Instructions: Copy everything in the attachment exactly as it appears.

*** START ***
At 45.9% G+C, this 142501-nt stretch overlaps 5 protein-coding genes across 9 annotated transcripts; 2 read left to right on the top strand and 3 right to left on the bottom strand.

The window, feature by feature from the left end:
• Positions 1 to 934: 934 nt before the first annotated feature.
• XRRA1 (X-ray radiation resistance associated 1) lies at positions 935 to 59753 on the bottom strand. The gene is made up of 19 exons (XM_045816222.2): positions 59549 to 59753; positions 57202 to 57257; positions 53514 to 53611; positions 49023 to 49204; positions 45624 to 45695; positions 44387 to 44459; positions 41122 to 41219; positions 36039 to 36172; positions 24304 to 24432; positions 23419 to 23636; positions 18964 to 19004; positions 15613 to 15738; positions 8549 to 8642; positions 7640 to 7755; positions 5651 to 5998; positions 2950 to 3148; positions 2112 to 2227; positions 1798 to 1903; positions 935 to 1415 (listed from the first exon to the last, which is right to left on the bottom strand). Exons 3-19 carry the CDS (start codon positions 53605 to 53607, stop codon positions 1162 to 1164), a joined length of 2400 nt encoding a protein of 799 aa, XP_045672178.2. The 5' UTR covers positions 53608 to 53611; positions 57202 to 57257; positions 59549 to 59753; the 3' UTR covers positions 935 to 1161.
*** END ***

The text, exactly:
At 45.9% G+C, this 142501-nt stretch overlaps 5 protein-coding genes across 9 annotated transcripts; 2 read left to right on the top strand and 3 right to left on the bottom strand.

The window, feature by feature from the left end:
• Positions 1 to 934: 934 nt before the first annotated feature.
• XRRA1 (X-ray radiation resistance associated 1) lies at positions 935 to 59753 on the bottom strand. The gene is made up of 19 exons (XM_045816222.2): positions 59549 to 59753; positions 57202 to 57257; positions 53514 to 53611; positions 49023 to 49204; positions 45624 to 45695; positions 44387 to 44459; positions 41122 to 41219; positions 36039 to 36172; positions 24304 to 24432; positions 23419 to 23636; positions 18964 to 19004; positions 15613 to 15738; positions 8549 to 8642; positions 7640 to 7755; positions 5651 to 5998; positions 2950 to 3148; positions 2112 to 2227; positions 1798 to 1903; positions 935 to 1415 (listed from the first exon to the last, which is right to left on the bottom strand). Exons 3-19 carry the CDS (start codon positions 53605 to 53607, stop codon positions 1162 to 1164), a joined length of 2400 nt encoding a protein of 799 aa, XP_045672178.2. The 5' UTR covers positions 53608 to 53611; positions 57202 to 57257; positions 59549 to 59753; the 3' UTR covers positions 935 to 1161.